Though I disagree,,,,I am interested to hear your solution......................You say these athletes need feedback......These athletes have coaches, some top coaches, that do not give feedback...Seem to imply most coaches, (by this thread) do not give feedback.......................So, if an triathlete that is new and does not have knowledge, How does this said person find the rare coaches yoy are talking about. So for example me, (though happy with my swim). Have a guy here that has 3 golds. Another that won masters nationals in the 200 fly a couple of times. They would disagree with you. How am I, who is nothing compared to them, supposed to know to not listen to them but find a coach that believes what you do,,,and know it? What is your solutution?
You ask lots of good questions. So let's start with a few things. In my answers, I am assuming that you started swim training (swimming to prepare for triathlons) as an adult.
I am sure you have some good coaches to help you, but you should also know that everybody's got limitations. Being really great at something does not mean that you can understand, observe, dissect, and then teach that skill. Especially when you have a coach or someone who began swimming at a high level at a very young age. Sure, they are fast as hell at age 30, but they have no idea how they got there, they just got there naturally. Kids do have the ability when you start them very early to, with some help, find somewhat decent swim strokes. (Well, not exactly. It's just the ones that don't find efficient strokes on their own quit swimming and leave by attrition. The remaining swim club swimmers end up faster as a group and it gives the illusion that kids will all naturally find the most efficient stroke. In actuality, only some kids are able to do this.) So a coach that started swimming really early (and stuck with it) often ends up without the ability to take someone who just started serious swimming 1 or 2 years ago and fix their visible stroke problems.
But the cool thing about much of this, is that you don't need to believe me. You can independently verify what I am saying. For example, if you are swimming solid weekly yardage and don't seem to be getting the speed you have been promised, try this. Go to youtube and search for videos of elite men and women swimming the 800m and 1500m free (no swim races shorter than that, sprint swim technique is different). If you are very tall, you can favor the videos of men (elite male swimmers are typically quite tall). If you are a male of average height, I would look more closely at the videos of the women (they'll be closer to you in height).
Anyway, study as many as you can, especially focusing on what is happening above water. After you have spent a few hours doing this and have burned those images into your brain, next, try this. Get any decent video camera and have a friend (it doesn't have to be a coach) and have him/her film you above water while you swim freestyle. Have them film you from the side and above while you swim in a wall lane and they walk beside you on the deck so the camera moves with you.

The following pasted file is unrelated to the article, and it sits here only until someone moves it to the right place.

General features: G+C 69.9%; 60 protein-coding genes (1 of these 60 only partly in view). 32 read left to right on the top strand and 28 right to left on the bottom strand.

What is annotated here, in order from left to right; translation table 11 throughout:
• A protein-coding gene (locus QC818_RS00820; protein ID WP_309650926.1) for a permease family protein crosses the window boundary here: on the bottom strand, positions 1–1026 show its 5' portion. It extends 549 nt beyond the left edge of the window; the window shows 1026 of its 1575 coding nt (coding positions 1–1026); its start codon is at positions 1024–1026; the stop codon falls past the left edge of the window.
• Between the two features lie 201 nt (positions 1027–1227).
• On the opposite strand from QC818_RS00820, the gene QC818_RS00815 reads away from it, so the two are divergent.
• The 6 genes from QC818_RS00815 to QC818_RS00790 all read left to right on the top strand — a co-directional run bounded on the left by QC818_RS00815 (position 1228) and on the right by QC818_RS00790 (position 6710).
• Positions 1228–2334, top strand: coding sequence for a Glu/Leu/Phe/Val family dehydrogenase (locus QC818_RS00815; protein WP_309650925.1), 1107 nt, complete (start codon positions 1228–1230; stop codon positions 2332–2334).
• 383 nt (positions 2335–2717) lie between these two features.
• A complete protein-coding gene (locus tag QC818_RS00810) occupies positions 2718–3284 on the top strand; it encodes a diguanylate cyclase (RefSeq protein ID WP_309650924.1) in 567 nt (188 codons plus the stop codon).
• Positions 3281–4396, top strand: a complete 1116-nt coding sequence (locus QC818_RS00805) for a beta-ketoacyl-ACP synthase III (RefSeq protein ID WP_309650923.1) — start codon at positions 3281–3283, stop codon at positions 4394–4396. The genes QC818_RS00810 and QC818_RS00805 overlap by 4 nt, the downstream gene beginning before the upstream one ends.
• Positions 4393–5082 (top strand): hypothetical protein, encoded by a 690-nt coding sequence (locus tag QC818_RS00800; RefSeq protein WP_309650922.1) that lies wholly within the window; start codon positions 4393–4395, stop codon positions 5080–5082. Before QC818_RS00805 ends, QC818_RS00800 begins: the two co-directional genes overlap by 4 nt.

Next, watch the videos of yourself and then directly compare them to what you've seen on youtube. Even with your high weekly yardage, if you are visibly doing things with your body position and stroke and kick that are obviously and glaringly different from the elite distance swimmers, then you will see for yourself that your weekly yardage has not really helped teach you good technique. If you think more yards will fix your problems, well, then try this same experiment again in 6-12 months of lots of weekly swim workouts. I can easily predict that, unless you get stroke feedback and corrections during this time from a good swim technique teacher, you will be making essentially the same stroke errors in 6 months or 12 months. Yes, even if you swim lots.
To summarize, the big thing for you is not to just find a super fast swimmer as a coach. Yes, you should find someone who can swim fast, but who also really knows triathlon, and (here's the kicker) can teach you how
to swim faster. And, believe me, teaching this is not so easy to do. Sure, many very fast swimmers who have been training since youth swim great, but they simply do not know how to observe and troubleshoot your technique and then tell you how
to correct it.
Over my years of swimming (for triathlons) and swim technique coaching, I have noticed that some fast swimmers who started out as slow swimmers (so they were not trained competitive youth swimmers), but then, learned piece-by-piece, how
to swim faster end up being the best teachers. Because they know exactly what it took for them to "get" the fundamentals of better technique and better body position. And they will be the most likely to be able to truly help you in a way that you can rapidly comprehend, understand, and, most important, execute.
I am not sure how to find such a talented coach in your area, but one way to start: ask every fast triathlete you know. Ask every decent age group triathlete you know. rAsk every lifeguard you meet. Ask every swim or tri coach you meet. Rinse. Repeat.
I hope this helps.
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